Yahoo turn a blind eye to the spammers in their midst...

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This is what I posted to NZNOG a little while ago...

Learned NZNOGrs,

Some advice, please.

Recently an email address that comes to me was sent some Unsolicited Commercial Email from (apparently) a UK based outfit that sells (print) magazine subscriptions.

The headers contain this:

Received: from smtp107.biz.mail.re2.yahoo.com (smtp107.biz.mail.re2.yahoo.com [206.190.52.176])
by mx.blakjak.net (Postfix) with SMTP id 8C508500D4
for ; Tue, 16 Oct 2007 12:02:52 +1300 (NZDT)

They contain additional Received: headers which would imply that Yahoo themselves received the message via SMTP from an AOL IP address that Traceroute implies is likely in the UK as well.

So I took a full-headers copy of the message and forwarded the complaint to the relevant abuse contacts for both Yahoo and AOL.

AOL, i've heard nothing (unsuprising). Yahoo, I had a response within 2-3 days which basically absolved them of responsibility, as follows:

--8<--

Thank you for writing to Yahoo! Mail.

I understand your frustration in receiving unsolicited email. While we
investigate all reported violations against the Yahoo! Terms of Service
(TOS), in this particular case the message you received was not sent
through the Yahoo! Mail system.

Yahoo! has no control over activities outside its service, and therefore
we cannot take action. You may try contacting the sender's email
provider, by identifying the sender's domain and contacting the
administrator of that domain. The sender's provider should be in a
better position to take appropriate action against the sender's account.

The email message itself does contain some information relating to the
sender's identity. Yahoo! includes the originating Internet Protocol
(IP) address in the full Internet headers of all messages sent through
Yahoo! Mail, so that we will have information regarding the origin of
messages sent through our system. The originating IP address should be
located in the very last "Received" line of the full Internet headers
and corresponds to the sender's Internet Service Provider (ISP).

Please see the following URL for more assistance:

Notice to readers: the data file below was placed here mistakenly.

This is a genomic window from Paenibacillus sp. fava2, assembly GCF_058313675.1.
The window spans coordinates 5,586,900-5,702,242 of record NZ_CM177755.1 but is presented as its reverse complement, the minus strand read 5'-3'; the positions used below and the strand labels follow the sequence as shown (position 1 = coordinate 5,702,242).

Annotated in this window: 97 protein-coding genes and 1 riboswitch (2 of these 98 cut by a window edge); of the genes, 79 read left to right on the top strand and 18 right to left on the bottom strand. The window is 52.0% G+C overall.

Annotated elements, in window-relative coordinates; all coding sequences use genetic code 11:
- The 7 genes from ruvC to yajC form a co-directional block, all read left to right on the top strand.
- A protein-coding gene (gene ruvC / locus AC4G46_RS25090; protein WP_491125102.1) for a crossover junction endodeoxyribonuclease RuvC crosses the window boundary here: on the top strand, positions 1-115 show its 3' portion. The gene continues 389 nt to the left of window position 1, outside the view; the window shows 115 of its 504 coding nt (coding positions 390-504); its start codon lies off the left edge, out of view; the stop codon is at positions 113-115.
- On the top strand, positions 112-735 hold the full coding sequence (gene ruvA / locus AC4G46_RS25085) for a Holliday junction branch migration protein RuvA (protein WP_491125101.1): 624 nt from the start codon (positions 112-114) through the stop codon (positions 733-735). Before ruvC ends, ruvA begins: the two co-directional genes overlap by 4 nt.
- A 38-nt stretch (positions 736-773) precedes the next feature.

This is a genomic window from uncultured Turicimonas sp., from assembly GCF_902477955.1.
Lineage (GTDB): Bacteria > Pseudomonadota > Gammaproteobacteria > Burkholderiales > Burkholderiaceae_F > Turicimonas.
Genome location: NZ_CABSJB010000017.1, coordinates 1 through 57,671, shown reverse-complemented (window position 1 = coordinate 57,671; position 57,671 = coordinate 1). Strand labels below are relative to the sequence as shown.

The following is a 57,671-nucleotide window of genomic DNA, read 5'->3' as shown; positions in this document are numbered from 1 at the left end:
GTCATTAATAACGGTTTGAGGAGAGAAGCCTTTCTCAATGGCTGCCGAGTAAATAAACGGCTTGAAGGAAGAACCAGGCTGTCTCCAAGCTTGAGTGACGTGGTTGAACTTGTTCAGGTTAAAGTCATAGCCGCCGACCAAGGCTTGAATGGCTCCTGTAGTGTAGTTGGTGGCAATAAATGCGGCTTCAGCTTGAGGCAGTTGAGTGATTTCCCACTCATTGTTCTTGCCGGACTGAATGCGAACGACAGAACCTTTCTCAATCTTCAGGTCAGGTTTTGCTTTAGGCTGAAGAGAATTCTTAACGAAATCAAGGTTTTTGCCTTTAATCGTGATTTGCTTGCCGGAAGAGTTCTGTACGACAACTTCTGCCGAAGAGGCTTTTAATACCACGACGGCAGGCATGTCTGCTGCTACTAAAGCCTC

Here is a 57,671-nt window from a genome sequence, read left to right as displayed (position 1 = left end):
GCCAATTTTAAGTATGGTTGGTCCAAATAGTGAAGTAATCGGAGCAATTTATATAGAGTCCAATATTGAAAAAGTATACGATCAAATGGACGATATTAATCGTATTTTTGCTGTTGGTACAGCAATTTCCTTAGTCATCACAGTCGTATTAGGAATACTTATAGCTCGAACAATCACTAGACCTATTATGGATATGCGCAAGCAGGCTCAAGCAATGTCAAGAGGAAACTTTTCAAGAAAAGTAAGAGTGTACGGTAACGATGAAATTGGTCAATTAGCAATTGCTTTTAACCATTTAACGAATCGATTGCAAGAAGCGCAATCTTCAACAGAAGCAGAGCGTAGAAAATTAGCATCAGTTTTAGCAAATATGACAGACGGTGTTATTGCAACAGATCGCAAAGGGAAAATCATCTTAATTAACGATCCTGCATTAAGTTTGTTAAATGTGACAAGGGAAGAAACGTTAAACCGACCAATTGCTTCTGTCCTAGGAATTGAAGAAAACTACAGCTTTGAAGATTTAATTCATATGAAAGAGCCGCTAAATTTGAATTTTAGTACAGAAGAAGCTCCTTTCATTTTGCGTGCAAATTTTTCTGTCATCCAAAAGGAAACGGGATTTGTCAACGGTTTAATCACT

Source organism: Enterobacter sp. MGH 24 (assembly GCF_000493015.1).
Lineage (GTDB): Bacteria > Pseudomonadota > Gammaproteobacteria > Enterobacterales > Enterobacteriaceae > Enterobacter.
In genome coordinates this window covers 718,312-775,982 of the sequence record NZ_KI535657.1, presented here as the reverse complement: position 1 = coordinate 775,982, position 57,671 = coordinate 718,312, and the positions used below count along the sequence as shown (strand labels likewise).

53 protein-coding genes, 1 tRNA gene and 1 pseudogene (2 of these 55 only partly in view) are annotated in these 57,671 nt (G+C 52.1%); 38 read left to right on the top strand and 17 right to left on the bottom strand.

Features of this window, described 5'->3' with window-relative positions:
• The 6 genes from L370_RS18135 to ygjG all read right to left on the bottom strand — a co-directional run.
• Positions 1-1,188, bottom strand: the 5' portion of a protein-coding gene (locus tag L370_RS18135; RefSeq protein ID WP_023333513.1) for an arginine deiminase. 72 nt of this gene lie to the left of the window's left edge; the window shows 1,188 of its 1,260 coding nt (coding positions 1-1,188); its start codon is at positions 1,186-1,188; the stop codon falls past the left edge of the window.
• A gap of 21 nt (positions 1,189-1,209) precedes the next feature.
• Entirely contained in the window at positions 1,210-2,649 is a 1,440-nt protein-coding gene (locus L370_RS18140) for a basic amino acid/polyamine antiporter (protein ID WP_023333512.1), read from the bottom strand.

http://help.yahoo.com/help/us/mail/spam/spam-05.html

Once you have identified the IP address, you can conduct an IP lookup to
determine which ISP provides this person with Internet access. One such
lookup tool you may want to try is:

http://www.arin.net/whois/

You can then attempt to contact that ISP to report any abuse activities
occurring within their service.

Please let us know if you still need assistance so I may assist you
further.

Your patience during this process is greatly appreciated.

Thank you again for contacting Yahoo! Mail.

Regards,

--8<--

I responded back indicating my understanding as being:

- That my MTA received it from Yahoo, thus they relayed it...
- That headers below the line where my MTA actually is involved, are often untrustworthy...

I got a very-slightly-reworded version of exactly the same canned response back.

So despite the fact that the sender is very clearly using Yahoo for SMTP (which, one would hope, would establish the sender as a Yahoo! Mail customer), they're pleading ignorance and/or innocence.

Any other players had similar dealings with Yahoo (or other free mail providers) ? At what point can the provider realistically abdicate from responsibility when it comes to spam?

And the obvious question: Is it fair to expect more from them? Or am I resigned to accept either periodic junk relayed by Yahoo because they can't be held responsible for what individual customers do? (And because in this example, the collateral damage of blackholing them is probably unacceptable?

Cheers